Unifying Principles of Personal Finance

Can financial experts agree on anything?

When I saw this question posed on Forbes.com by Tim Maurer I was intrigued. Tim was calling for financial experts to agree on a list of principles that most if not all financial experts could agree on. He called it The Financial Common Ground Project. Initially 30 experts from a wide variety of specialties and four different countries answered with a resounding YES. Together, we co-authored a list of 12 Unifying Principles of Personal Finance that we hope experts and consumers alike can support and benefit from. You can view the original at www.financialcommonground.com.

Please read the list below and if you agree click HERE to join the list of those who support this initiative:

The Unifying Principles of Personal Finance´╗┐

  • Progress: The benchmark for success in personal financial planning is progress, not perfection.  Excellence is more a product of good habits than a revolutionary event.
  • Discipline: A household must consistently spend less than it earns, regardless of the level of income.  The foundation of financial success is a disciplined cash flow system (such as a budget), which is designed to make household spending decisions purposefully and in advance.
  • Debt: Debt wisely used can help build wealth, but fueling unsustainable lifestyles with borrowing is the quickest path to financial ruin.  We are well-served to pursue an eventual debt-free path.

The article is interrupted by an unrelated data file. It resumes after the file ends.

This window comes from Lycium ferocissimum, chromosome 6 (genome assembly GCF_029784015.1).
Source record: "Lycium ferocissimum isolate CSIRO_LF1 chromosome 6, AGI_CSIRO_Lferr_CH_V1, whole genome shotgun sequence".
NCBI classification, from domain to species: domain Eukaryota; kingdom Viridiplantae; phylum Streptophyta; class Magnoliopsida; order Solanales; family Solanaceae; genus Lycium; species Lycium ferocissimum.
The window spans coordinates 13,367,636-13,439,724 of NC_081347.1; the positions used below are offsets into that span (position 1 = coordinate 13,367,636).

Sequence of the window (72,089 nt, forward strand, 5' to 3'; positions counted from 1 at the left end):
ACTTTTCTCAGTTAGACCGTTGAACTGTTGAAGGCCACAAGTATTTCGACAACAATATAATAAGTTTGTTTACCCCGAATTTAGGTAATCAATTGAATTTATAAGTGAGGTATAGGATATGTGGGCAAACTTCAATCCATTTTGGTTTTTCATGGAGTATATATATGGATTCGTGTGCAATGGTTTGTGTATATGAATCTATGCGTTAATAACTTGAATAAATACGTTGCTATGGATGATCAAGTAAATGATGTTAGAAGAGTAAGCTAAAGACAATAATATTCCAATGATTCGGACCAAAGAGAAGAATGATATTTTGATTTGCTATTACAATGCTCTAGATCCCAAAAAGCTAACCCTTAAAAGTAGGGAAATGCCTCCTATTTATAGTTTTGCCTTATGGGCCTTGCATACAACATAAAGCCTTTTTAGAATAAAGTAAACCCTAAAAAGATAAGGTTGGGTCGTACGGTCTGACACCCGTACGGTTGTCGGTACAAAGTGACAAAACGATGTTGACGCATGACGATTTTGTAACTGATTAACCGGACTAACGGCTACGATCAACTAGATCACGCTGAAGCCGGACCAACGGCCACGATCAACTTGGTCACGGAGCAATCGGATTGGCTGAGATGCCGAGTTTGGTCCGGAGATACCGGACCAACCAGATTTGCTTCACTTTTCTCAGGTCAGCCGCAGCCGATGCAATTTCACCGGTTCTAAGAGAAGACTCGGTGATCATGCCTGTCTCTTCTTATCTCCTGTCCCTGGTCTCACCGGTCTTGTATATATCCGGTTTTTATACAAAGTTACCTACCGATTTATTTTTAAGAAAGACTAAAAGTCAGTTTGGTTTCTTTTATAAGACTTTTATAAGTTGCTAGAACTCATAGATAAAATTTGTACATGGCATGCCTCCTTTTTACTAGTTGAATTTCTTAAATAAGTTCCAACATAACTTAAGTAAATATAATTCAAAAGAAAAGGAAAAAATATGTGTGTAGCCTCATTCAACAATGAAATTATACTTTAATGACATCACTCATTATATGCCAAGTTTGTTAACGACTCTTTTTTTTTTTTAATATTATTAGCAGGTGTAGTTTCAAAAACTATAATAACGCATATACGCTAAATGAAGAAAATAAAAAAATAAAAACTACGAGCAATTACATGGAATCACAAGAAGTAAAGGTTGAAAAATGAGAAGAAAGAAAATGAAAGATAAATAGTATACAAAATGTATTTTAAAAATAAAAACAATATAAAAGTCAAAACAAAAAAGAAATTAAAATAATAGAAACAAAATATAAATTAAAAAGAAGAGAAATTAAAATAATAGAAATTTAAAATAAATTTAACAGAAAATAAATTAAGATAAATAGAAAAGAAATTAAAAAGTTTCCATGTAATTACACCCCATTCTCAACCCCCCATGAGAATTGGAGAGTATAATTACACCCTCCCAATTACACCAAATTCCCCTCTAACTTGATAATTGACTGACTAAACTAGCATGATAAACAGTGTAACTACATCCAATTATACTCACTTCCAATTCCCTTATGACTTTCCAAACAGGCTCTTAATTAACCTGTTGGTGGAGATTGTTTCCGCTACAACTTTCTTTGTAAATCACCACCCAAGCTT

• Buffer: Changes, surprises and failures are guaranteed, but their impact can be minimized through the creation of a financial buffer.  This buffer - a cushion of cash savings - will help lessen the burden of emergencies and other unexpected events.
  • Risk: It is better to make an informed risk management decision than to act on a consequential reaction.  Many risks can be adequately managed through risk avoidance, risk reduction or self-insuring through risk assumption.  However, the potential for catastrophes from which a household could not survive financially should be transferred through insurance. 
  • Investing: Investors have succeeded utilizing strategies on a continuum ranging from entirely passive to surprisingly active.  None succeed purposefully, however, without following a disciplined strategy.
  • Taxes: Taxes are an important element of financial decisions, but rarely the most important. Tax minimization is wise while tax evasion is illegal.
  • Giving: Giving of time and money is good for everyone, donors and recipients alike, and may also result in a reduction in taxes.
  • Future: Plan for tomorrow, live for today.  Failure to plan for major expenses, such as education and retirement, is folly; but deferring all gratification for the future strips the joy from life today. 
  • Estate: Everyone, with very few exceptions, should have well-conceived and clearly written estate planning documents including, at minimum, a will (with or without a revocable trust), a durable financial power of attorney and advance directives (including a health care power of attorney and living will).
  • Legacy: Leaving a legacy - a relational impact on friends, family and community - is as or more important than leaving an estate - the sum of your assets less your liabilities at death.
  • Guidance: Whether from a book, blog, article, class, radio program, TV show, advisor or specialist, financial advice is only beneficial to the degree that it is consistent with your values and goals and leads to action.

Financial Common Ground

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